We know that when we release a magnet in conducting pipe (aluminum, copper, etc..) it will be subjected to a magnetic force induced by the induced current. This magnetic field will be created in a manner opposite to the rate change of flux caused by the falling magnet. This in turn will slow down the magnet as you can see here.

I have seen on this forum message #6, the equation of the terminal velocity reached by the magnet during the fall where $v$ is the terminal velocity, $m$ is the mass of the magnet, $g$ is gravitational acceleration, $\rho$ is the resistivity of the tube, $R$ is the inner diameter (I am not sure why it is symbolized by R), $B$ is the magnetic flux density, $b$ is the length of the tube and $T$ is its thickness:

$$v = \frac{mg\rho}{4 \pi RB^2bT}$$

My questions are:

  1. I have only seen the above equation of Physics Forums, I am not sure how it is derived? If this is difficult to answer, I would like to know if it has a name or if you have seen this equation before?

  2. I want to perform this experiment and I would be capable of getting all the above factors except for the magnetic flux $B$. Do you have any idea how I can determine B experimentally?

  • $\begingroup$ What would "the" magnetic flux density be? The field will be wildly inhomogenous around the magnet. The easies way to measure the flux would be to use a hall sensor. $\endgroup$
    – Jasper
    Aug 13 '19 at 12:01
  • $\begingroup$ Magnet falling inside a conductive tube and Electromagnetic braking. $\endgroup$
    – Farcher
    Aug 13 '19 at 12:25
  • 2
    $\begingroup$ In the equation from the forum post, it's not clear which value of $B$ to use; the magnetic field of a dipole varies from point to point in space. Another derivation (which is somewhat long & involved) is an exercise in Zangwill's Modern Electrodynamics; the result (up to a proportionality factor) is provided in my answer here. But that derivation depends on several assumptions which may or may not be valid. $\endgroup$ Aug 13 '19 at 13:19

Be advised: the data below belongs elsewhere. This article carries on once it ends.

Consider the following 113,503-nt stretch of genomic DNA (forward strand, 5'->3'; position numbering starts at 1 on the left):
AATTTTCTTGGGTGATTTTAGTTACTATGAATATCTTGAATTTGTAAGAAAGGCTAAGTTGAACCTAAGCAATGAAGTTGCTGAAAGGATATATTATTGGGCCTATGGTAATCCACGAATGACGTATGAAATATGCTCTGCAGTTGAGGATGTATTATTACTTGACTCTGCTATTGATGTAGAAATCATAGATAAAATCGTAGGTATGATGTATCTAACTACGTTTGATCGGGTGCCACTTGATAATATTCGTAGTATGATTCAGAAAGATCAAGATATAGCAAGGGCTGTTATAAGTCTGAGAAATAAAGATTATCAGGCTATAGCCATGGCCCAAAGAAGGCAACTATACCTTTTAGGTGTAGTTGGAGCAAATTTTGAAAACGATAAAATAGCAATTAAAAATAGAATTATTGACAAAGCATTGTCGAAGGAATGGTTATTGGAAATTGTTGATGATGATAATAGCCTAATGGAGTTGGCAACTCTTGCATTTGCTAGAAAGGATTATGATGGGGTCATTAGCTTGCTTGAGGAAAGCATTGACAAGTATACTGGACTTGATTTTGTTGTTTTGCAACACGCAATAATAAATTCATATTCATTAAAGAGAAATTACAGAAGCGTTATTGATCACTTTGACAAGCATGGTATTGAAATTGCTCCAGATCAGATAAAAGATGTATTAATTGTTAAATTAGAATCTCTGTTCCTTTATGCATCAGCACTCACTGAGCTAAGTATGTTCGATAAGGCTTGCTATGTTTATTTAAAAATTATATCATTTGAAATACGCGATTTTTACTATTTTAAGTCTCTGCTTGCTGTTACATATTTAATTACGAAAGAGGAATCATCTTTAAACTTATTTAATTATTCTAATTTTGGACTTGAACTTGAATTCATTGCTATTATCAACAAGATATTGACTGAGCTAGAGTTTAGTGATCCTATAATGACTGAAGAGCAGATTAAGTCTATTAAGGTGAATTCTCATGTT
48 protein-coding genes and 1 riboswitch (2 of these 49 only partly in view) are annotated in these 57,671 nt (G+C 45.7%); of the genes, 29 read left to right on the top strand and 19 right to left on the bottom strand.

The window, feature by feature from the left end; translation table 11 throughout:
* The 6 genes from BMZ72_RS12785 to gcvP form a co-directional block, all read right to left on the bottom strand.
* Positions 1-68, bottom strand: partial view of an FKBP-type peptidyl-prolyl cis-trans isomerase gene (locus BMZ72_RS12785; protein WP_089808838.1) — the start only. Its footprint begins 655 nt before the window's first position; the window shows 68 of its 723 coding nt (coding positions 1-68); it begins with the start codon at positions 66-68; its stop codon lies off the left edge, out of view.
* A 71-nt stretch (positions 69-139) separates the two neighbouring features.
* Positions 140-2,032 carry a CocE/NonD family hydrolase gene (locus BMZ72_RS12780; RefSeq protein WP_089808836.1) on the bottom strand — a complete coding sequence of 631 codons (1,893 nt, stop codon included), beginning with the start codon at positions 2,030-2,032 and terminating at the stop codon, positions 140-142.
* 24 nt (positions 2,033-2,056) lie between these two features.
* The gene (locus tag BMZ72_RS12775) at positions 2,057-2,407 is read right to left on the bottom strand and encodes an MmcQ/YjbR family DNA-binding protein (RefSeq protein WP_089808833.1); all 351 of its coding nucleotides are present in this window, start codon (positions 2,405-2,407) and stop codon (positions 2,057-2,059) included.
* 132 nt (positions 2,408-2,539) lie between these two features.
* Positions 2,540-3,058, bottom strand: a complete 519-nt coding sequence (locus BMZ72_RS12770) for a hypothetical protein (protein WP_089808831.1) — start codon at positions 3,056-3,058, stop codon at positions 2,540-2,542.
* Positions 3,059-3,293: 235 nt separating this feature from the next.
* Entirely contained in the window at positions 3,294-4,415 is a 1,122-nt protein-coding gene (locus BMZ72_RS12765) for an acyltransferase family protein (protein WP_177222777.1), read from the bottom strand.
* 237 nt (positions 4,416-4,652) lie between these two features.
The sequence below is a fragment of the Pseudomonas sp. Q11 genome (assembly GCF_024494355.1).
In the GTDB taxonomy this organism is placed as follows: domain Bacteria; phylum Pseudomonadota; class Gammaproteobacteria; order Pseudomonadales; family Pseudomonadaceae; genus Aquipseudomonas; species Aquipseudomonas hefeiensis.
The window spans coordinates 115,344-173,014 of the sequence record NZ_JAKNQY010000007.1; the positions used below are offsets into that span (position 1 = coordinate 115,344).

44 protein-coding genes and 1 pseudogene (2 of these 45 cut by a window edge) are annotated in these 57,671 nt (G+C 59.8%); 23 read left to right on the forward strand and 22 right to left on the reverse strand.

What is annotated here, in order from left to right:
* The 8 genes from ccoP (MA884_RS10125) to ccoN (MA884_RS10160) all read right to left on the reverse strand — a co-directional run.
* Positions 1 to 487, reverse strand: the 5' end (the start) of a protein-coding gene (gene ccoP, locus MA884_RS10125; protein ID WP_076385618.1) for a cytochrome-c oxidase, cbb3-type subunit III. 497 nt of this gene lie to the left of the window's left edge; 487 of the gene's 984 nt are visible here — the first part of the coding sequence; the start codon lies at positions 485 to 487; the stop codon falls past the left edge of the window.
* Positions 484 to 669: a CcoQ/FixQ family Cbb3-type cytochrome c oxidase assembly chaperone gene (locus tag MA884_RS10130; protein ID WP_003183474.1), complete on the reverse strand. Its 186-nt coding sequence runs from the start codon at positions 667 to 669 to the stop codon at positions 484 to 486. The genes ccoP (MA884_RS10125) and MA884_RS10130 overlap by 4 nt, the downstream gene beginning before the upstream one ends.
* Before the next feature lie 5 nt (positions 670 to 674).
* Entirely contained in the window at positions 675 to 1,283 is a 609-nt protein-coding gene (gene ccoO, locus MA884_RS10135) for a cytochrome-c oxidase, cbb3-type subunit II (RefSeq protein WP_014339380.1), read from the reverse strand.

• $\begingroup$ Has anyone checked the velocity equation for dimensional consistency? I have tried at least 3 times, and can't seem to verify that equation. $\endgroup$ Aug 13 '19 at 15:58
  • $\begingroup$ @DavidWhite: The units do work out. I'm not sure how accurate it is, though; the equation I posted in the other answer has different dependencies. $\endgroup$ Aug 14 '19 at 12:02
  1. How can we experimentally determine the velocity of the falling magnet and compare it to the equation above? I know that in this case it reaches terminal velocity in fractions of a second, so can we use v=d/t where we measure time experimentally? Can this work as a rough comparison? :)

Get two copper pipes of the same inner diameter and wall thickness, but with somewhat different lengths. Drop the magnet in each tube, and time how long it takes to travel the length of each tube.

In the first few inches, the magnet will be decelerating as it induces a current in the copper tube. This deceleration will not be constant, as it will be velocity dependent. However, it is safe to assume that the length and time that it takes for the magnet to reach a constant velocity will be the same for both tubes. That length and time will be unknown, but an equation can be set up for the time that it takes for the magnet to fall through each tube. When these two equations are subtracted from each other, everything that remains constant between the tubes, including the distance and time that it takes for the magnet to reach a constant velocity, drops out of the answer. The resulting equation will be: $t_2 - t_1 = (L_2 - L_1)/v_{constant}$, where $v_{constant}$ is the terminal velocity of the magnet as it falls down the tube.

  • $\begingroup$ @Physics110, for the purposes of timing the drop time of the magnet, the tube should be much longer than the uncertainty in the timing. If you use a stop watch, there is probably 0.2 s of timing error on both ends of the tube, which would require the shorter tube to be approximately 50 cm long to account for this. The longer tube should be 40-50% longer than the short tube. Note that if you are using some sort of electronic timing, the tube lengths can be somewhat shorter because the errors in timing are much less. $\endgroup$ Aug 14 '19 at 2:15
  • $\begingroup$ The assumption that it is safe to assume that the magnet will reach a constant velocity for both tubes in the same amount of time and in the same distance down the tube must be made if you believe that your experiment is reproducible. The magnet doesn't know which tube it is being dropped down, and you should get the same results for both tubes regarding when the magnet reaches terminal velocity. $\endgroup$ Aug 14 '19 at 2:18

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